In the months after September 11, it was almost universally assumed the events represented not an aberration but the start of a new era of greatly increased terrorist threat. Intelligence sources estimated there were as many as 5000 al-Qaeda operatives in America.

So, like we did, the Americans hugely increased their spending on security. They established a new Department of Homeland Security and, in the time since then, increased spending on homeland security by a cumulative $US360 billion ($348 billion). They increased spending on federal intelligence by a cumulative $US110 billion, while state and local governments increased their spending by the same amount. The private sector's increased spending on security measures is estimated to be similar.

All that totals $US690 billion. Now Mueller and Stewart add the opportunity costs of terrorism insurance premiums, passenger delays caused by airport screening, the value of lives lost because people drove to their destination rather than suffer airport delays, and other losses in consumer welfare.

That totals $US420 billion, taking the grand total additional cost since 2001 to well over $US1 trillion.

Those figures don't include the cost to US taxpayers of the terrorism-related wars in Iraq and Afghanistan. The equivalent figure for Australia (which does include the cost of the wars) is about $30 billion.

The question people often ask is, are we safer? That's a silly question. Of course we're safer. The posting of a single security guard at the entrance to one building makes us safer, if only microscopically.

The sensible question is, are the gains in security worth the amount we're paying? Or, in the words of one risk analyst, "How much should we be willing to pay for a small reduction in probabilities that are already extremely low?"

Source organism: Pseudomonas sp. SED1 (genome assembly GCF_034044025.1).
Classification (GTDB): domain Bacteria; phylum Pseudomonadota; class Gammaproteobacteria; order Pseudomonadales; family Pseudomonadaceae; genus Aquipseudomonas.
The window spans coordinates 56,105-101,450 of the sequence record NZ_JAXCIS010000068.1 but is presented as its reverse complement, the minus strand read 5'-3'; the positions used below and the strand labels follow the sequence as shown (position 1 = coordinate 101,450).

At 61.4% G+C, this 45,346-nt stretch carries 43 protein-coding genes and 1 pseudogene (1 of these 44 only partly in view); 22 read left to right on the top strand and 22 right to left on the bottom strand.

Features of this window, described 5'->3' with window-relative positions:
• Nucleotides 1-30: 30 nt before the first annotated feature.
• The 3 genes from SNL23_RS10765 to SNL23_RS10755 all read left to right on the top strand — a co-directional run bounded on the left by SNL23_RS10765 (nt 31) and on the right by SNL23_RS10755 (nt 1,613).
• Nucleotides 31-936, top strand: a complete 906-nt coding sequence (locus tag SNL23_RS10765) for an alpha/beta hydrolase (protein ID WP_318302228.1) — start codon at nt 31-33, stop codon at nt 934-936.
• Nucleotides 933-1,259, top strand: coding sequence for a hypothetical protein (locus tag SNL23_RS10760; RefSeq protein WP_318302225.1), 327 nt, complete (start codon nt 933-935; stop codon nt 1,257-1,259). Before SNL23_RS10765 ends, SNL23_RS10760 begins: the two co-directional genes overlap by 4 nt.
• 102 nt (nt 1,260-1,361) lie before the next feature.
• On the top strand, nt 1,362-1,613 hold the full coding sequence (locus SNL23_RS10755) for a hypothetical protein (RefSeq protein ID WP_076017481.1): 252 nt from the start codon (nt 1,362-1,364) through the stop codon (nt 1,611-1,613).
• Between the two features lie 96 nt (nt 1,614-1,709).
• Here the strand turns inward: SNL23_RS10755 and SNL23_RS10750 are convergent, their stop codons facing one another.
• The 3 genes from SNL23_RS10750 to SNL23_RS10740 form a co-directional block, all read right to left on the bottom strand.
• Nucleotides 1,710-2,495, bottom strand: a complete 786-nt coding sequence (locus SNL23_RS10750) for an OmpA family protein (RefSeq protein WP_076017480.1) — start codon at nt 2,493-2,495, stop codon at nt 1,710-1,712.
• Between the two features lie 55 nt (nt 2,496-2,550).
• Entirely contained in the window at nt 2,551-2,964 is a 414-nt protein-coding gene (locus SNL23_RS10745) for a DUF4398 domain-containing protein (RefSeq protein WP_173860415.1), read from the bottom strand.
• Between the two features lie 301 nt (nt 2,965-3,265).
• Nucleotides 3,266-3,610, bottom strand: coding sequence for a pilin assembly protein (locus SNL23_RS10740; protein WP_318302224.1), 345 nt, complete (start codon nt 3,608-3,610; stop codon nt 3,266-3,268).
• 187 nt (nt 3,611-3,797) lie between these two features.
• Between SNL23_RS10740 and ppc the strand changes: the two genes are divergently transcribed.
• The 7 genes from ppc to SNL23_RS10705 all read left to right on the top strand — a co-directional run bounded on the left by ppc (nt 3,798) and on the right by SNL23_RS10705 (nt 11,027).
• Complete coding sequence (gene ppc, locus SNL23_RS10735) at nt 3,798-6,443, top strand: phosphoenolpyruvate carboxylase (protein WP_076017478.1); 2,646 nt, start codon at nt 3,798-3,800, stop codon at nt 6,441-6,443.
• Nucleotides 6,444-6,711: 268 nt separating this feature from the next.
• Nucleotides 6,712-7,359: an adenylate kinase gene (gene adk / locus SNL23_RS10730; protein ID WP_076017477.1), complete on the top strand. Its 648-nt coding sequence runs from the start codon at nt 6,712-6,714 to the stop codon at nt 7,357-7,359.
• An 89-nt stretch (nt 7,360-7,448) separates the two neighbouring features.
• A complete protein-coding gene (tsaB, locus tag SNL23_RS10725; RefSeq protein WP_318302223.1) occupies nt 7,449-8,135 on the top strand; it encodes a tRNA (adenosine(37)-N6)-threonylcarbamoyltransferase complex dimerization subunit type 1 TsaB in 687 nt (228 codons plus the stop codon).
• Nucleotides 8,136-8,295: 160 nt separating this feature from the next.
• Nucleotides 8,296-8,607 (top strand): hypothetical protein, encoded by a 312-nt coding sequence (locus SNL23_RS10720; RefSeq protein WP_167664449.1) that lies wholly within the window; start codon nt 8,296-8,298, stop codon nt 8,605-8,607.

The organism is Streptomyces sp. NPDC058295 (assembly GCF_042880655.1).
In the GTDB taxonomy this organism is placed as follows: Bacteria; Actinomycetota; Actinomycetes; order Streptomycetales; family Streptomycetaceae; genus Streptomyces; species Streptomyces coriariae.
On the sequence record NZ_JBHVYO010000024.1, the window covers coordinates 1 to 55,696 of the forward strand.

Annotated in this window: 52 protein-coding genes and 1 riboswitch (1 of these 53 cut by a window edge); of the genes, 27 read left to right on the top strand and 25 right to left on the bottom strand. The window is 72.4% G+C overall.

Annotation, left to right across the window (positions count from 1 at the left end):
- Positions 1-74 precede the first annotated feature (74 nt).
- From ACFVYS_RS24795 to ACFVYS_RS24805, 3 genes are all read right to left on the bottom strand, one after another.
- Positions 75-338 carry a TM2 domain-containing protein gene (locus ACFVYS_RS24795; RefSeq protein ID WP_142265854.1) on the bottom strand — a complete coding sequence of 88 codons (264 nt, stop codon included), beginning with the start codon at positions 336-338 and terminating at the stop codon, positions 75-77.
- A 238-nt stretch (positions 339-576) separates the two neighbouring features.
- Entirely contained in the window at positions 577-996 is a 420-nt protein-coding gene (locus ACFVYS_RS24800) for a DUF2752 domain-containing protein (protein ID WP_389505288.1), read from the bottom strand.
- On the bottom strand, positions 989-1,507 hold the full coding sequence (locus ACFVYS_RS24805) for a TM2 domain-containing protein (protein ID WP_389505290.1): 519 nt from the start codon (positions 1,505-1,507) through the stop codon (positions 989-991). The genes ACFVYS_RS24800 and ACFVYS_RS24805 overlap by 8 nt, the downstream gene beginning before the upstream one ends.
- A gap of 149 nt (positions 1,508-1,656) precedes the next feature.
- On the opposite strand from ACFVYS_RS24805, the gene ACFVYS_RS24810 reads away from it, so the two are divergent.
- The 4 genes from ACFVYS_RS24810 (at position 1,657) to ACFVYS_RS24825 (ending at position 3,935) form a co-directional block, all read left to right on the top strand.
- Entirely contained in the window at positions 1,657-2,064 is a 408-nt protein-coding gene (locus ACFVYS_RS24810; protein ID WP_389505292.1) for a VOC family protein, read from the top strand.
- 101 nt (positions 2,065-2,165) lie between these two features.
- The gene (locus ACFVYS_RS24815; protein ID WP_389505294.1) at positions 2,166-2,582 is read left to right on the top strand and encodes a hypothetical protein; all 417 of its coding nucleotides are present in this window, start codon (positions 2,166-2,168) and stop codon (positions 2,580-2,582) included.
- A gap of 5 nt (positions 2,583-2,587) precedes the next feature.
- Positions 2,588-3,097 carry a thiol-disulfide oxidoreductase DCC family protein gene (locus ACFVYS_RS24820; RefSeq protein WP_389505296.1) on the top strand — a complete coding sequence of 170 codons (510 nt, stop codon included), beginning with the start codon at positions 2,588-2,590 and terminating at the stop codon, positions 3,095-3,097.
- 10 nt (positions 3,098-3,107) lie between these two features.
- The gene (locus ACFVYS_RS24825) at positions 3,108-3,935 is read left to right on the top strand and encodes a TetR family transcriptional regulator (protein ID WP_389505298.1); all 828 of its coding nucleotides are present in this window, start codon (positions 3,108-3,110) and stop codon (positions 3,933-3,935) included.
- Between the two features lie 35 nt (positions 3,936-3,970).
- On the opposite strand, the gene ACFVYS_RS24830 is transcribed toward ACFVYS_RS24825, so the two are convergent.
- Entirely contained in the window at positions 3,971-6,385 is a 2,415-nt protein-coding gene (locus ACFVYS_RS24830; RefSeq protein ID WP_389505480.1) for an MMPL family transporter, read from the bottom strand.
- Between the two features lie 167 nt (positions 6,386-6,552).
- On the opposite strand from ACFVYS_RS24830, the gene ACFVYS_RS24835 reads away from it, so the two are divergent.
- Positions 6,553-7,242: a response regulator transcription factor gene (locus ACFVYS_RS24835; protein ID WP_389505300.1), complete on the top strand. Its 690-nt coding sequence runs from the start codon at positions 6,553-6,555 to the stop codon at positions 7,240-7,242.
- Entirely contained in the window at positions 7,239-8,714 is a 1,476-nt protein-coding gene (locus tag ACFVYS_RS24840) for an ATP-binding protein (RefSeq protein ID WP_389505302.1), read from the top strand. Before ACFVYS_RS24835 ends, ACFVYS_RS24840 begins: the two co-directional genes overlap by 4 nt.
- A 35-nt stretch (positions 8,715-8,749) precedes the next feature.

The fact is, despite the escalation in our fear of terrorism, and despite the considerable publicity given to cases where the authorities have foiled bungling terrorist intentions, there's been no great increase in terrorist attacks outside war zones.

In 2005, after years of well-funded sleuthing, the FBI and other investigative agencies admitted that they had been unable to uncover a single al-Qaeda sleeper cell anywhere in the US.

So any terrorist threat derives from small numbers of home-grown people, often isolated from each other, who fantasise about performing dire deeds and sometimes receive a bit of training and inspiration overseas.

Home-grown Islamist potential terrorists are estimated to represent one in every 30,000 Muslims in the US. Muslim extremists have been responsible for a 50th of 1 per cent of the homicides committed in the US since 2001.

Around the world, the number of people killed since 2001 by Muslim extremists outside of war zones is 200 to 300 a year. That's 200 to 300 people too many, of course.

But it's less than the number of people in the US who drown in bathtubs each year.

The increased delays at US airports because of new security procedures have prompted many people travelling short distances to drive rather than fly.

But driving is far riskier than air travel and the extra road traffic is estimated to result in 500 or more extra road deaths each year.

More than 100 Australians have been killed by terrorists since 2001. But all of them have been overseas, the majority in the Bali bombing of 2002. There have been no terrorist attacks in Australia, though our security agencies claim to have foiled four "mass casualty events".

Stewart says the risk of an Australian being killed in a terrorist attack is one in seven million each year, which is about the same as the risk of being struck by lightning.